Secretary of State John Kerry will make one more try, seeing his Russian counterpart Sergei Lavrov in London on Friday; Kerry hasn’t ruled out traveling on to see Putin himself. But that’s unlikely to stop the planned referendum this Sunday in which Crimeans are almost certain to vote to break away from Ukraine.
What happens next, if Putin doesn’t take Kerry’s “off ramp”? That’s quite literally a guessing game for the Obama administration. Officials can’t be sure how the Russian leader will move; they hope the West will stay united in imposing punitive sanctions, but that unity can’t be guaranteed. Above all, U.S. officials are assessing whether the Ukraine crisis will mean a real breach in U.S.-Russian relations — one that could torpedo joint diplomatic efforts over Syria and Iran — or whether common interests can prevail.
You hear two strains of opinion about Putin from administration officials and other foreign policy analysts. For simplicity’s sake, let’s summarize these two views as “Putin is strong” and “Putin is weak.”
Those who see the Russian leader playing a strong hand argue that he has been readying such a military intervention for more than a decade. He invaded Georgia in 2008 and faced little Western opposition. He has now used military force to protect Russia’s interests in Ukraine and, perhaps, other neighboring states — prompting talk of sanctions but no serious military response. He has shown that a dictator’s bullying tactics can be successful.
The alternative view of a weak Putin begins with the fundamentals: Russia is in political, economic and social decline. Putin’s abrasive tactics, far from intimidating Ukraine, led its people to depose Russian-backed President Viktor Yanukovych last month and form a new government. By his truculent behavior, Putin has driven Russia’s neighbors closer to NATO. A weak Putin, in this view, has stumbled into the very situation he most fears.
My guess is that Putin will be a winner only in the short run. The negatives for Russia have probably increased because of the events of the past month. Russia has likely lost most of Ukraine as a buffer state, even if it claims Crimea as a consolation prize. The world simply isn’t moving Russia’s way.
A small sign of Putin’s long-term problem is that both China and Japan have pulled back from Moscow, thanks to the Crimea adventure. China fears that the Crimean secessionist movement could be a model for Tibet; Japan’s Prime Minister Shinzo Abe, who had been warming to Putin, has shown solidarity with America and Europe.
Will the Ukraine crisis prove a major turning point, tipping the world toward a new cold war? Despite the obvious dangers of confrontation, many analysts say that’s unlikely. Should Crimeans endorse independence as expected, the Russian parliament may up the ante by voting to annex the region. But what may follow is a period in which the region’s status is legally undefined, and the U.S. continues to seek a compromise between Kiev and Moscow. Putin could disrupt that by encouraging unrest in Russian-speaking cities of eastern Ukraine, such as Donetsk and Kharkiv — and threatening further intervention. But that risky course is unlikely.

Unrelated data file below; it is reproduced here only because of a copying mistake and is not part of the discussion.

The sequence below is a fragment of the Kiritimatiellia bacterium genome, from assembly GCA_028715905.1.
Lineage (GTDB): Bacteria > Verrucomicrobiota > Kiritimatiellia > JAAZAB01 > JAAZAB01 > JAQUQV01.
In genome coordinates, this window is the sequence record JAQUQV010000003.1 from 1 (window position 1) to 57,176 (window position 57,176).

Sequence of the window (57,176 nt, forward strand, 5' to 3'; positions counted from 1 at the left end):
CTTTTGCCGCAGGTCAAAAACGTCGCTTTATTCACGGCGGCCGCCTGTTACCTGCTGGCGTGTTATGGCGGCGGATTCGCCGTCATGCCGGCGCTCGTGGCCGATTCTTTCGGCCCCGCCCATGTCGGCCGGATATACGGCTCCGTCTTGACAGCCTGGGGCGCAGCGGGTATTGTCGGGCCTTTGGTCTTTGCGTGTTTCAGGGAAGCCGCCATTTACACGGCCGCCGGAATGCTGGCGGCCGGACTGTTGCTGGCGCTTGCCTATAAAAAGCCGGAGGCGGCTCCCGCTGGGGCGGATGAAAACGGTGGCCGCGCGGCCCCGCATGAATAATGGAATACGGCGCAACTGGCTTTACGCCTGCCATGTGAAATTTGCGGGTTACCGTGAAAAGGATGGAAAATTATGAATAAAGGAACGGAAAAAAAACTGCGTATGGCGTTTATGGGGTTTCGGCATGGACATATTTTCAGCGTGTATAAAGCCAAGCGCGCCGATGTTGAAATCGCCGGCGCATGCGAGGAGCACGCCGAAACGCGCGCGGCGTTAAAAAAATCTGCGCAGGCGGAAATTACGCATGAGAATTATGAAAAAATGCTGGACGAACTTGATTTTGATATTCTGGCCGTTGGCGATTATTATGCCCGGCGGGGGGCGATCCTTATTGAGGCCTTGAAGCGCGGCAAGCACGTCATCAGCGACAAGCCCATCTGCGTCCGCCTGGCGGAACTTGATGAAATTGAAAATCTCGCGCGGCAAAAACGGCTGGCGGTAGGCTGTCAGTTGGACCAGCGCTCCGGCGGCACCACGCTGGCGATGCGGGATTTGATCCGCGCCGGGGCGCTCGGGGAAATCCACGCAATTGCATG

U.S. officials also doubt that Russia will sabotage the chemical-weapons disposal agreement in Syria or the P5+1 negotiations to limit Iran’s nuclear program. Putin has a personal stake in both, and they are symbols of Russia’s influence. If Putin were to scuttle such diplomacy, it would deepen Russia’s isolation.
Putin must also be careful about the domestic consequences of his Crimea putsch. Yes, it has brought him popularity in Russia as a tough, nationalistic leader. But it may also encourage secessionists in Dagestan, Chechnya and other potential breakaway regions.
The Ukraine showdown, in a sense, has been a confrontation, as Kerry argues, between a 19th-century worldview and a 21st-century approach. Putin’s moves on the ground have been decisive, with immediate impact. The U.S.-led response has been collective, deliberative and slower to emerge. The world was impressed initially by the “shock and awe” of America’s military intervention in Iraq in 2003. One thing on which Putin and President Obama can agree is that the benefits of that military intervention didn’t last.
David Ignatius is a columnist for The Washington Post.